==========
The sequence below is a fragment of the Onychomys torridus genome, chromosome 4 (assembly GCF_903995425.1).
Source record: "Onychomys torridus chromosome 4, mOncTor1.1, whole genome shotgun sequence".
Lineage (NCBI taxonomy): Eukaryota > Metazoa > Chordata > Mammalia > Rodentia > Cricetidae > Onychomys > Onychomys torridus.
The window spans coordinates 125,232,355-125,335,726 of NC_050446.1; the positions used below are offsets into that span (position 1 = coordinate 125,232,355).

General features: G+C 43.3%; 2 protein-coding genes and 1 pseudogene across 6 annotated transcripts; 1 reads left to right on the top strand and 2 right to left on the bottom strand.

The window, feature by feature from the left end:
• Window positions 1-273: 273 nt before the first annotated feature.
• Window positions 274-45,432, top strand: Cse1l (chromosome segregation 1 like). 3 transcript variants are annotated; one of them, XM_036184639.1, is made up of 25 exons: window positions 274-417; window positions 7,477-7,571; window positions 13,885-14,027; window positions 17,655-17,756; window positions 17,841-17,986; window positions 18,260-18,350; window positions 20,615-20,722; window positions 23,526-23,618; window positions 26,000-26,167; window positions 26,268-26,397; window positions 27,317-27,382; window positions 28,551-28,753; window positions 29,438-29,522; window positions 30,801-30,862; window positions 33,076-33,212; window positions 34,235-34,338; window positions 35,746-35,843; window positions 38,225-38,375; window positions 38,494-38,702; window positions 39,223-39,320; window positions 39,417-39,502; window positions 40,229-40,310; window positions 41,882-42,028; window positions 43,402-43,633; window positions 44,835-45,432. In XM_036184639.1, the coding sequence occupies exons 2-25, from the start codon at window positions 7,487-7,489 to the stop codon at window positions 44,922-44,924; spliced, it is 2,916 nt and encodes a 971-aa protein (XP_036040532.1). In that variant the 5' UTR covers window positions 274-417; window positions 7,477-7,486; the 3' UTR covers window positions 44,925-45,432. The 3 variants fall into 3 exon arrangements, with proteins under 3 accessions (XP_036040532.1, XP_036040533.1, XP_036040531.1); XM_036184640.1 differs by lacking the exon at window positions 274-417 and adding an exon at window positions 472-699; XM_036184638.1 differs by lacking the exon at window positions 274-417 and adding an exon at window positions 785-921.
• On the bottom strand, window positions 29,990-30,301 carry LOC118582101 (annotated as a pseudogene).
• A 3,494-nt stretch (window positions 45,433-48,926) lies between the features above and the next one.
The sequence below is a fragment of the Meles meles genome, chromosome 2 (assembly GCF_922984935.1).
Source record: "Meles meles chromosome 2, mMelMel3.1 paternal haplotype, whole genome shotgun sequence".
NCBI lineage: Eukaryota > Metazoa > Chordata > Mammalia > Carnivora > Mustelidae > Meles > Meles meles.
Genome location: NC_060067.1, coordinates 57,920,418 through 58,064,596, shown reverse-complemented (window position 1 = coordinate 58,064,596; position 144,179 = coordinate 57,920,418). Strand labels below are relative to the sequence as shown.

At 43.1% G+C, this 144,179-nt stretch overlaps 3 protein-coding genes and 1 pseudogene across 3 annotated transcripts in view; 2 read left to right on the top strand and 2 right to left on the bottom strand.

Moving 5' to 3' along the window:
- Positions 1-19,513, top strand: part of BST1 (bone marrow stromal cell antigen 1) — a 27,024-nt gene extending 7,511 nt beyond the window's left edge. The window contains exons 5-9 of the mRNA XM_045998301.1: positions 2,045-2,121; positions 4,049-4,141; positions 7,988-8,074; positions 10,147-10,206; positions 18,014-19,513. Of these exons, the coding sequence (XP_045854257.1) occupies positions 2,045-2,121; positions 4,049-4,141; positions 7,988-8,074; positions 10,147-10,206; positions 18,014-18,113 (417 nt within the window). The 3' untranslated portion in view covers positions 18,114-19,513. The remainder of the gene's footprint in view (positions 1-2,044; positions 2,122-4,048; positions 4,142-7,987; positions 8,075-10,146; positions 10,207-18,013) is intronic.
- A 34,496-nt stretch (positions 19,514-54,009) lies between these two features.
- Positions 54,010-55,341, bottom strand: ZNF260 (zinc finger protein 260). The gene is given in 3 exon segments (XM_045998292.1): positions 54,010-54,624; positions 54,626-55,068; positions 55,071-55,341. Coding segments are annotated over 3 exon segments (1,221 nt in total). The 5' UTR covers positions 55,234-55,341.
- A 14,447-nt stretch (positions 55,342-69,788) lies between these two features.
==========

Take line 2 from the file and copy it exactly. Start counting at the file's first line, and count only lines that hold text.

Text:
Source record: "Onychomys torridus chromosome 4, mOncTor1.1, whole genome shotgun sequence".